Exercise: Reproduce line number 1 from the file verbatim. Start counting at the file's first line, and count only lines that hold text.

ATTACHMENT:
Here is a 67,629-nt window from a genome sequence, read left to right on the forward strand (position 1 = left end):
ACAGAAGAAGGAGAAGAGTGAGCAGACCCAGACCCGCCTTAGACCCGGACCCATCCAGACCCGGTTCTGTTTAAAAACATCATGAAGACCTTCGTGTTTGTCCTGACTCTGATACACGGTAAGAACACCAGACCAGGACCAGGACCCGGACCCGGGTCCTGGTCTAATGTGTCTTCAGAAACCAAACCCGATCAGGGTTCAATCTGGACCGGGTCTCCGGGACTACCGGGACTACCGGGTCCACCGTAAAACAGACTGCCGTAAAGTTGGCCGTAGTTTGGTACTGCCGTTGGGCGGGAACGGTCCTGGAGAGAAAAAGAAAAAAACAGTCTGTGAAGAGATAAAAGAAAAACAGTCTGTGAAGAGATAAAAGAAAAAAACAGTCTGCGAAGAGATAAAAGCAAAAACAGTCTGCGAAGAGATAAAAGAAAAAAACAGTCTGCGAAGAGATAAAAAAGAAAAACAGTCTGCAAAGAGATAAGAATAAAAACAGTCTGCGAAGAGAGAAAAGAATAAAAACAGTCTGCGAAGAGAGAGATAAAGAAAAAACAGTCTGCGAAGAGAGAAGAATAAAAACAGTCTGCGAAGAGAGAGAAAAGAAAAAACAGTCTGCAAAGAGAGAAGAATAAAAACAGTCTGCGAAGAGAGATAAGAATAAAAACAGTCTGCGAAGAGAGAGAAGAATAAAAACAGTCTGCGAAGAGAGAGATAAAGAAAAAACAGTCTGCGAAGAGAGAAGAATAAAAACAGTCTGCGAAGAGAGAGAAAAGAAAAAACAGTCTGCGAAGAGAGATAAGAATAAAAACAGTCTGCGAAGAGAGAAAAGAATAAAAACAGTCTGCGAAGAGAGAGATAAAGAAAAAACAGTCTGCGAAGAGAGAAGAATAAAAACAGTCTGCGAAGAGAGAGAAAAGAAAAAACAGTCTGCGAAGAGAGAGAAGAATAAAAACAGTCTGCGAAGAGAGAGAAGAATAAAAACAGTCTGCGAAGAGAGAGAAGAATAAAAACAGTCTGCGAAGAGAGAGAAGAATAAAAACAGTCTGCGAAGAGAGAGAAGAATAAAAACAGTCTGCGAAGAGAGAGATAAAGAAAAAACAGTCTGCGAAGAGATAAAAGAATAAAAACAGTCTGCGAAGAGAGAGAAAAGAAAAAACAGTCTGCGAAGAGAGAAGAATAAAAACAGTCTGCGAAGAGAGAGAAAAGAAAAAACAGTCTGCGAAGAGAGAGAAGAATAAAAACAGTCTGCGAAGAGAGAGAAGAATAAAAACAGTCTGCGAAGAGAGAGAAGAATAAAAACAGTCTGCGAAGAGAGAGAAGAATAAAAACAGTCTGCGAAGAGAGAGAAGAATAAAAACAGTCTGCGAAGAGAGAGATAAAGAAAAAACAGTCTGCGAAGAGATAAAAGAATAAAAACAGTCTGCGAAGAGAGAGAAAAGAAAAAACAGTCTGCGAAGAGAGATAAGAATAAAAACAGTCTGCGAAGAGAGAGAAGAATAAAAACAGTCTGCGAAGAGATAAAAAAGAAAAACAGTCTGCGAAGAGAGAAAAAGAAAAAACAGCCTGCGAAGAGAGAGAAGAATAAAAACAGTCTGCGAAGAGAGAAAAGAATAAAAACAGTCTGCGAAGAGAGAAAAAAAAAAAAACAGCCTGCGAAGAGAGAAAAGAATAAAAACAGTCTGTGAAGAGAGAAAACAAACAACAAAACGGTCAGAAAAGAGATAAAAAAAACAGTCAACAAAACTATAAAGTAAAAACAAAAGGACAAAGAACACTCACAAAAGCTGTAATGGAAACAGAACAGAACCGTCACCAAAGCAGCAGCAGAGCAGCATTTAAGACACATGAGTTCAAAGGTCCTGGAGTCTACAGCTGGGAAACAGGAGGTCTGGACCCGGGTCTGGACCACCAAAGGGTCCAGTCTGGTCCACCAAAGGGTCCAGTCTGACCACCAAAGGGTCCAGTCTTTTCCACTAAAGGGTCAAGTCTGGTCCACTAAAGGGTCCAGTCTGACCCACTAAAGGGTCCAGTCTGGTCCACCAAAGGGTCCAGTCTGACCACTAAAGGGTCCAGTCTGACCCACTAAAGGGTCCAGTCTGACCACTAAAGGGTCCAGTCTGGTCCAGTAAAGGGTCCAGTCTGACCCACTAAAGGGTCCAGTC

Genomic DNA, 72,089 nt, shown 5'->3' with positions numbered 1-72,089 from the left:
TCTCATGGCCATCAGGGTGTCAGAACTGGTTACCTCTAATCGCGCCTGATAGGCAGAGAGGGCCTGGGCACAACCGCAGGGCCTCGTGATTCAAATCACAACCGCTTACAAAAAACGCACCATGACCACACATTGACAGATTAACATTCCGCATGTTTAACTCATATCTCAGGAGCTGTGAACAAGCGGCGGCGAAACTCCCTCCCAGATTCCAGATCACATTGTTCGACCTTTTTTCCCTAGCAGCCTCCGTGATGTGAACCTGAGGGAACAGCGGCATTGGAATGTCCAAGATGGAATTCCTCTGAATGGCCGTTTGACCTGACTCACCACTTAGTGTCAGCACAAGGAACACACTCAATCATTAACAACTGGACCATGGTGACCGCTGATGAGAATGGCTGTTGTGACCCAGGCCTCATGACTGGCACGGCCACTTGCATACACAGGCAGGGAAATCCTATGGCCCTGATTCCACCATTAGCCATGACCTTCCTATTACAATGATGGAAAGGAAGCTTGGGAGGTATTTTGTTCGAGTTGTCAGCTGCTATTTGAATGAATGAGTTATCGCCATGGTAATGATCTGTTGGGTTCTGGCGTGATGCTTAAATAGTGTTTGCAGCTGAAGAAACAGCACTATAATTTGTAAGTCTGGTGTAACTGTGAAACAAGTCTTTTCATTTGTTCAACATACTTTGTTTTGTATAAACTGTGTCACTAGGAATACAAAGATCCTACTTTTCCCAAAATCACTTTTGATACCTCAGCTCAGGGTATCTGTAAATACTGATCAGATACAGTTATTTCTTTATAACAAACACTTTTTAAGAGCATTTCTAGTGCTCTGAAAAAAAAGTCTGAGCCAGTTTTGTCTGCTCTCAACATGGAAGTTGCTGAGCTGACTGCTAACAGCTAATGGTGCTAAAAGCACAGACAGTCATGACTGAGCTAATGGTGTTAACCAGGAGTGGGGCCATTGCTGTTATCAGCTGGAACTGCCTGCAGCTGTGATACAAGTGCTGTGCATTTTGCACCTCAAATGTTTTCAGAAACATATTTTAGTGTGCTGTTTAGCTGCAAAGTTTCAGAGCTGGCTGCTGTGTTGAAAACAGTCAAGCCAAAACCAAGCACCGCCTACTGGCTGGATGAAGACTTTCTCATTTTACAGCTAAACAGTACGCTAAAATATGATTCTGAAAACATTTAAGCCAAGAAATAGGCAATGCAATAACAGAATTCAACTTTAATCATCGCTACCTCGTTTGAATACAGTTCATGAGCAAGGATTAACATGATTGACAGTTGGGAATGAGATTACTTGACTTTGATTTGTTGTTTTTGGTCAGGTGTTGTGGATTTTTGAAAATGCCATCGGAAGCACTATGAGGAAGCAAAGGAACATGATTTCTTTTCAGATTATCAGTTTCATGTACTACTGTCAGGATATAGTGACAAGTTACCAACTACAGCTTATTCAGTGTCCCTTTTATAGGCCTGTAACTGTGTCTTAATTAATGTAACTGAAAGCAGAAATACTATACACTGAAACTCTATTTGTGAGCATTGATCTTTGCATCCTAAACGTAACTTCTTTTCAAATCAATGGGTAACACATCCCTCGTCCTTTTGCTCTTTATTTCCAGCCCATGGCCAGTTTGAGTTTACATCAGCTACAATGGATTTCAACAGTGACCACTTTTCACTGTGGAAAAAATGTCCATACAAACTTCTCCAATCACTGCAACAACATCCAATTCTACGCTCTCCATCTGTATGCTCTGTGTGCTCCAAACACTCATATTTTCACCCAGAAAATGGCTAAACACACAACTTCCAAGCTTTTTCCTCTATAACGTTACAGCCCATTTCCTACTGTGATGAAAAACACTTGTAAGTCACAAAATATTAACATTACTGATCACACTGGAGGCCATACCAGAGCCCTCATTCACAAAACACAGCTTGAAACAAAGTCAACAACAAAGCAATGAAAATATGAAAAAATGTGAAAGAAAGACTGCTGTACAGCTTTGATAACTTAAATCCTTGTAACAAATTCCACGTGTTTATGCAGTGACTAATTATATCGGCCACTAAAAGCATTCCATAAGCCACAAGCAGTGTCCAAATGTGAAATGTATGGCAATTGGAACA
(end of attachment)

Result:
Here is a 67,629-nt window from a genome sequence, read left to right on the forward strand (position 1 = left end):